99 F3d 1129 Hanson v. Putnam County Commission

99 F.3d 1129

Robert HANSON, Plaintiff-Appellant,
PUTNAM COUNTY COMMISSION, a statutory corporation; Roger
Williams, in his capacity as Assistant Prosecutor of the
Putnam County Commission; Putnam County Sheriff's
Department, by and through the County Commission; William
Gillispie, in his capacity as Deputy Sheriff in and for
Putnam County Sheriff's Department, Defendants-Appellees.

No. 95-2407.

United States Court of Appeals, Fourth Circuit.

Submitted: July 30, 1996
Decided: October 31, 1996

NOTICE: Fourth Circuit Local Rule 36(c) states that citation of unpublished dispositions is disfavored except for establishing res judicata, estoppel, or the law of the case and requires service of copies of cited unpublished dispositions of the Fourth Circuit.

Deborah E. Reed, Charleston, West Virginia, for Appellant. W. Randolph Fife, Jace H. Goins, STEPTOE & JOHNSON, Charleston, West Virginia, for Appellees.

Before HALL, NIEMEYER, and WILLIAMS, Circuit Judges.



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Robert Hanson appeals the district court's order granting summary judgment in favor of the Defendants in this action for an alleged violation of Hanson's civil rights and pendent state law claims. The controversy arises out of the sheriff's sale of two caches of personal property seized pursuant to separate writs of possession. A West Virginia magistrate clerk issued the writs after Hanson's creditors obtained three default judgments against him in their attempt to collect money Hanson owed them. Hanson twice denied ownership of the seized property, claiming first that it belonged to a local television station and then that the property belonged to his son, Matthew.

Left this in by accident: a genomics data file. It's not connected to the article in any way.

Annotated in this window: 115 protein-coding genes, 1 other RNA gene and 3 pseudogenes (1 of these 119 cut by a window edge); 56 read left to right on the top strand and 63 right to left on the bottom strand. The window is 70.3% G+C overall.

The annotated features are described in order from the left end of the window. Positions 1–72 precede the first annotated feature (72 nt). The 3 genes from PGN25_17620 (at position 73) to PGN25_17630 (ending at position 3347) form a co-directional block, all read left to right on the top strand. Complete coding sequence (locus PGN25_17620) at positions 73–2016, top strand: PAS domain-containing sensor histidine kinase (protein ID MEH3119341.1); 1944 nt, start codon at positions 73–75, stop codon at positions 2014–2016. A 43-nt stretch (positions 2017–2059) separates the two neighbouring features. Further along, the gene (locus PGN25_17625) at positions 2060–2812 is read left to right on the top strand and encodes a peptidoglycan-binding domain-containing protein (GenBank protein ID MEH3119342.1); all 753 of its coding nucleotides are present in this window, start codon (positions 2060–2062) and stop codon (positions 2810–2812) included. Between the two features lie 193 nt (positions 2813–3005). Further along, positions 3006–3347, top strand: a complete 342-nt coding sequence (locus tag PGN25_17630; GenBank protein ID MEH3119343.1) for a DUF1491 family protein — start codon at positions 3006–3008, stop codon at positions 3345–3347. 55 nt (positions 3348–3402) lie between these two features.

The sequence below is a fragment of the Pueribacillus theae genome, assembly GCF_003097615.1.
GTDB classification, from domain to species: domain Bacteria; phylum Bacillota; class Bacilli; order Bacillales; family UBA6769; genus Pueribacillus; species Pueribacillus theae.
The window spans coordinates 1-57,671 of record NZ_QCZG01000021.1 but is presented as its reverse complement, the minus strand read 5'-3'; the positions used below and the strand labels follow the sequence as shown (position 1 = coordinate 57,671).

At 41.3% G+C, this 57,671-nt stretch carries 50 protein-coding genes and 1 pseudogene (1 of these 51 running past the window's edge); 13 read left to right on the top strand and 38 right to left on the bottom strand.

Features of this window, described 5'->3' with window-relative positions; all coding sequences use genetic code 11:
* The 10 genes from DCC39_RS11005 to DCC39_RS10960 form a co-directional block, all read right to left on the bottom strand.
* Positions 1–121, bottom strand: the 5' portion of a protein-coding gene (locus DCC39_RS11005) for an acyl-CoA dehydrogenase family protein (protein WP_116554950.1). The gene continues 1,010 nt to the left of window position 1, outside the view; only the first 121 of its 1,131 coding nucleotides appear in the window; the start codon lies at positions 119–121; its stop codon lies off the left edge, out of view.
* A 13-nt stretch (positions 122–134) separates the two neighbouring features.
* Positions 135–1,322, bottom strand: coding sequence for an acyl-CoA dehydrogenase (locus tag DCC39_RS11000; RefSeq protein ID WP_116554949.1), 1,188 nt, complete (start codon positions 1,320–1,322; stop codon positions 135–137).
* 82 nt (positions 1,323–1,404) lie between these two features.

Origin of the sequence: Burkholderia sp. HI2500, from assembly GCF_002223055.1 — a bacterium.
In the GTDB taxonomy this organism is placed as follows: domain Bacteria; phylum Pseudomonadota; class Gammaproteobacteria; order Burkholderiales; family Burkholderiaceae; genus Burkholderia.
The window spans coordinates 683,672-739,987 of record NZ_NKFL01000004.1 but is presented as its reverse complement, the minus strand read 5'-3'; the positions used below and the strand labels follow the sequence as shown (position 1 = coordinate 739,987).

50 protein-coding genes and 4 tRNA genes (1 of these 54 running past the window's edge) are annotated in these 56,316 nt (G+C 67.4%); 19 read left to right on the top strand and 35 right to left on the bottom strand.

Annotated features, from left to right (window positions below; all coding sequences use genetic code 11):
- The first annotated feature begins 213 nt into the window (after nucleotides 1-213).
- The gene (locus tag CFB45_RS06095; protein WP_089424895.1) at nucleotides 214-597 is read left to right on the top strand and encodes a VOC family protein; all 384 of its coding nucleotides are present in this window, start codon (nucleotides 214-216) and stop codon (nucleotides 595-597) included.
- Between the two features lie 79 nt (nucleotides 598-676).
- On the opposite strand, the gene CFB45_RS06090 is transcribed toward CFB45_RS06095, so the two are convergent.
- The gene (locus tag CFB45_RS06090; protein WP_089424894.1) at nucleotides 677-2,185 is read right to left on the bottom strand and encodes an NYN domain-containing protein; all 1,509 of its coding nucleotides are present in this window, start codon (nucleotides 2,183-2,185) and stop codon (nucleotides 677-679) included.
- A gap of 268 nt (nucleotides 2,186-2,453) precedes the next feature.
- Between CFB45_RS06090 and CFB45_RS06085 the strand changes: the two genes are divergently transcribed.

After Hanson produced documentary evidence of the transfer of his property to his son, Defendant Roger Williams contacted Hanson's ex-wife to verify the validity of the document. The instrument also named the ex-wife "controller" of the property, considering the son's minority. In a brief letter, the ex-wife expressed her desire not to be associated with the property. She requested that if the document transferring the property was to be honored, the property should be sold in satisfaction of Hanson's debts with any remainder to be held in trust for the son. On this instruction, the sale was held and the proceeds went to satisfy Hanson's default judgments.